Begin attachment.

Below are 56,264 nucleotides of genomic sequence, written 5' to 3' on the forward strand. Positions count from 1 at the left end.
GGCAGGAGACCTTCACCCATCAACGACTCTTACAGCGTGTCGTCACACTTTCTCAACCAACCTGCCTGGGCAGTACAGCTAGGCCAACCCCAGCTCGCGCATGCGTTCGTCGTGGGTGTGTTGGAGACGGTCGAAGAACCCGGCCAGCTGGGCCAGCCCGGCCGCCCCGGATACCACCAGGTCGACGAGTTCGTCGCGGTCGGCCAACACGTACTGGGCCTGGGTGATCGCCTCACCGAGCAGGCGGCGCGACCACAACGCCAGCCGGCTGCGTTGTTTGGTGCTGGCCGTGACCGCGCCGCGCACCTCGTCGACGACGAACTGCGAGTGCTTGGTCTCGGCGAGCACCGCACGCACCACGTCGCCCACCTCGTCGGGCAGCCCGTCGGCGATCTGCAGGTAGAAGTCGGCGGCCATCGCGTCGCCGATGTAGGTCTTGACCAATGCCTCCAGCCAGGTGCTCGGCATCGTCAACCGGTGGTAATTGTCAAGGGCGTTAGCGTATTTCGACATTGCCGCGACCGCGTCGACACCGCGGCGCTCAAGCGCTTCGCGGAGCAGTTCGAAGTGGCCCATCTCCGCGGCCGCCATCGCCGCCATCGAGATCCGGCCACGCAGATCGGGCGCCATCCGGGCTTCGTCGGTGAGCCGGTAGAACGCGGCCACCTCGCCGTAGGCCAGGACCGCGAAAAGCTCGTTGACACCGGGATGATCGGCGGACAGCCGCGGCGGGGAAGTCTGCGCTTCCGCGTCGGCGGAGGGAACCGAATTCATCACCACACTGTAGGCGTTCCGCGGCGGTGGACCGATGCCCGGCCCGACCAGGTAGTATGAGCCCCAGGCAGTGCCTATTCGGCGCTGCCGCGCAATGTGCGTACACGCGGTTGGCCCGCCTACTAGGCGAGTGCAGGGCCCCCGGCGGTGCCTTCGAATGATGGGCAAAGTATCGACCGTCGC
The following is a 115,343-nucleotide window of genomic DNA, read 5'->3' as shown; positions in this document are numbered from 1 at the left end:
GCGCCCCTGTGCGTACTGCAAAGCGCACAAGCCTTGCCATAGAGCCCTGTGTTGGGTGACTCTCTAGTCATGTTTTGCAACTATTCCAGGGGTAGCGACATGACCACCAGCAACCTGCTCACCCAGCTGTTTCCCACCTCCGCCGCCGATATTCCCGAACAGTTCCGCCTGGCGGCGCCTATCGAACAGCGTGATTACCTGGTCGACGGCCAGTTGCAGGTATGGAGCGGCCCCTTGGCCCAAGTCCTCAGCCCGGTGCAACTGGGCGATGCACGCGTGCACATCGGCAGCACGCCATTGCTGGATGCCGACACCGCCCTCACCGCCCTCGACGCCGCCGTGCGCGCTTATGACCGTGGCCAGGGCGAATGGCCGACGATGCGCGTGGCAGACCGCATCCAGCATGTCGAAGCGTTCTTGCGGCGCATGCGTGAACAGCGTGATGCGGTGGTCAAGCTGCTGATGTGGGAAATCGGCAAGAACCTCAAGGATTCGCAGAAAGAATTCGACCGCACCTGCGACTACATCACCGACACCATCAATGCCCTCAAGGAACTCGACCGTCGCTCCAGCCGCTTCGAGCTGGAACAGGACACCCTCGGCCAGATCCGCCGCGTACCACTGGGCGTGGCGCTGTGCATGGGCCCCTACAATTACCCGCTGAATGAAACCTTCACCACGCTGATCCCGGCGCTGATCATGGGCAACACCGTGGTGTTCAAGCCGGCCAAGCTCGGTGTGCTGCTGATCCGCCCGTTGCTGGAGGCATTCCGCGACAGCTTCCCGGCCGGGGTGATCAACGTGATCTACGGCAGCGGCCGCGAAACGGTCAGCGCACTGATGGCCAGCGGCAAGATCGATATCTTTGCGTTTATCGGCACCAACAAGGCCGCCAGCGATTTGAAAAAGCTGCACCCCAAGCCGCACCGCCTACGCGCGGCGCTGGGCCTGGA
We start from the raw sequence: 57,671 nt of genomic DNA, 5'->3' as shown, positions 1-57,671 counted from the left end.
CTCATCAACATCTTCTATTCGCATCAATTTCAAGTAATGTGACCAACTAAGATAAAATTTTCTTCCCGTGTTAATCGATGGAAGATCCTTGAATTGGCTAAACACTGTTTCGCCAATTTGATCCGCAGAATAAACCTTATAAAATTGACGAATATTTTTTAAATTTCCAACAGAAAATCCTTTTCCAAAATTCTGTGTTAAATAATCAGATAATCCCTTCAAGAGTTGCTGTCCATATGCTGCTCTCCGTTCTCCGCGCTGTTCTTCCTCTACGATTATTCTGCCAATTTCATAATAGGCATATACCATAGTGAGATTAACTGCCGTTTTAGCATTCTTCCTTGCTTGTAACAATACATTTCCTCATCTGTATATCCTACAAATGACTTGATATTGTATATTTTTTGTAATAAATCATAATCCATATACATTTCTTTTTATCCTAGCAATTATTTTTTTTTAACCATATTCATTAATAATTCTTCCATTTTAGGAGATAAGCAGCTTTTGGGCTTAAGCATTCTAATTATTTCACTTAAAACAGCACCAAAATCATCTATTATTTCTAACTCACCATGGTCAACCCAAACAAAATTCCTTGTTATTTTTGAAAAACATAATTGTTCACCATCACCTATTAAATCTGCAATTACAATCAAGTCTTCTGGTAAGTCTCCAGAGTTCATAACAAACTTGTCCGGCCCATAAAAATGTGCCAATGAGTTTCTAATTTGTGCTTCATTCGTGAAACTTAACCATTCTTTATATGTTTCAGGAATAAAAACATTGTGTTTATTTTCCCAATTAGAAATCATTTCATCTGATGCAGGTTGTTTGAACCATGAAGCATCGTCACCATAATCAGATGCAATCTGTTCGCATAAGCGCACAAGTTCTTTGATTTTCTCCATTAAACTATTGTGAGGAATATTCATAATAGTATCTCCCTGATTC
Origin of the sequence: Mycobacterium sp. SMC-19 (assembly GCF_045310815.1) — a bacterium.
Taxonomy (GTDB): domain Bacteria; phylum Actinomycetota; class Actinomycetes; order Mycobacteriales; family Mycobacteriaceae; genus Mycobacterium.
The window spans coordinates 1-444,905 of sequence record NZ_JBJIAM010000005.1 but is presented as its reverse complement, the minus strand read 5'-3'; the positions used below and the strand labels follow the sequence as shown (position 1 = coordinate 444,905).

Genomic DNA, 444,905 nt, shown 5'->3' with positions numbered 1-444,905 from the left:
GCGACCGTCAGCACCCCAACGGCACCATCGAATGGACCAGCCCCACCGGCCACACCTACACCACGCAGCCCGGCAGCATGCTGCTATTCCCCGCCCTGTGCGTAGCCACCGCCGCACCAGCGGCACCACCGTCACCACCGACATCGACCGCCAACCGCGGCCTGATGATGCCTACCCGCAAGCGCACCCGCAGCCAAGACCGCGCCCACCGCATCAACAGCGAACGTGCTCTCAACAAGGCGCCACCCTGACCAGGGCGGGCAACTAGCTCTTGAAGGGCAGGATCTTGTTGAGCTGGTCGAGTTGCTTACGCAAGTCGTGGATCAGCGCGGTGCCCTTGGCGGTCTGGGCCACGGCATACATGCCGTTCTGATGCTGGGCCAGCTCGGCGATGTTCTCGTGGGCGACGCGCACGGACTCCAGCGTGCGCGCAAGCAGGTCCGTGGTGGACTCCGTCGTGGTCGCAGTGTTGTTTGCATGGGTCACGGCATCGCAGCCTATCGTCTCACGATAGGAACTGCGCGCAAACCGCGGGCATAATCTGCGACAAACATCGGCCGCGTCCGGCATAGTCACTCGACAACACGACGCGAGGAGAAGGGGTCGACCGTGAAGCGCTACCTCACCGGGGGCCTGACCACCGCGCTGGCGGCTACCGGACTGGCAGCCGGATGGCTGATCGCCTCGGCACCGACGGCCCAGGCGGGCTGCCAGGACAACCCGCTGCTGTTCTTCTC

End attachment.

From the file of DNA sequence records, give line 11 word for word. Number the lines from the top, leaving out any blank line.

GCGACCGTCAGCACCCCAACGGCACCATCGAATGGACCAGCCCCACCGGCCACACCTACACCACGCAGCCCGGCAGCATGCTGCTATTCCCCGCCCTGTGCGTAGCCACCGCCGCACCAGCGGCACCACCGTCACCACCGACATCGACCGCCAACCGCGGCCTGATGATGCCTACCCGCAAGCGCACCCGCAGCCAAGACCGCGCCCACCGCATCAACAGCGAACGTGCTCTCAACAAGGCGCCACCCTGACCAGGGCGGGCAACTAGCTCTTGAAGGGCAGGATCTTGTTGAGCTGGTCGAGTTGCTTACGCAAGTCGTGGATCAGCGCGGTGCCCTTGGCGGTCTGGGCCACGGCATACATGCCGTTCTGATGCTGGGCCAGCTCGGCGATGTTCTCGTGGGCGACGCGCACGGACTCCAGCGTGCGCGCAAGCAGGTCCGTGGTGGACTCCGTCGTGGTCGCAGTGTTGTTTGCATGGGTCACGGCATCGCAGCCTATCGTCTCACGATAGGAACTGCGCGCAAACCGCGGGCATAATCTGCGACAAACATCGGCCGCGTCCGGCATAGTCACTCGACAACACGACGCGAGGAGAAGGGGTCGACCGTGAAGCGCTACCTCACCGGGGGCCTGACCACCGCGCTGGCGGCTACCGGACTGGCAGCCGGATGGCTGATCGCCTCGGCACCGACGGCCCAGGCGGGCTGCCAGGACAACCCGCTGCTGTTCTTCTC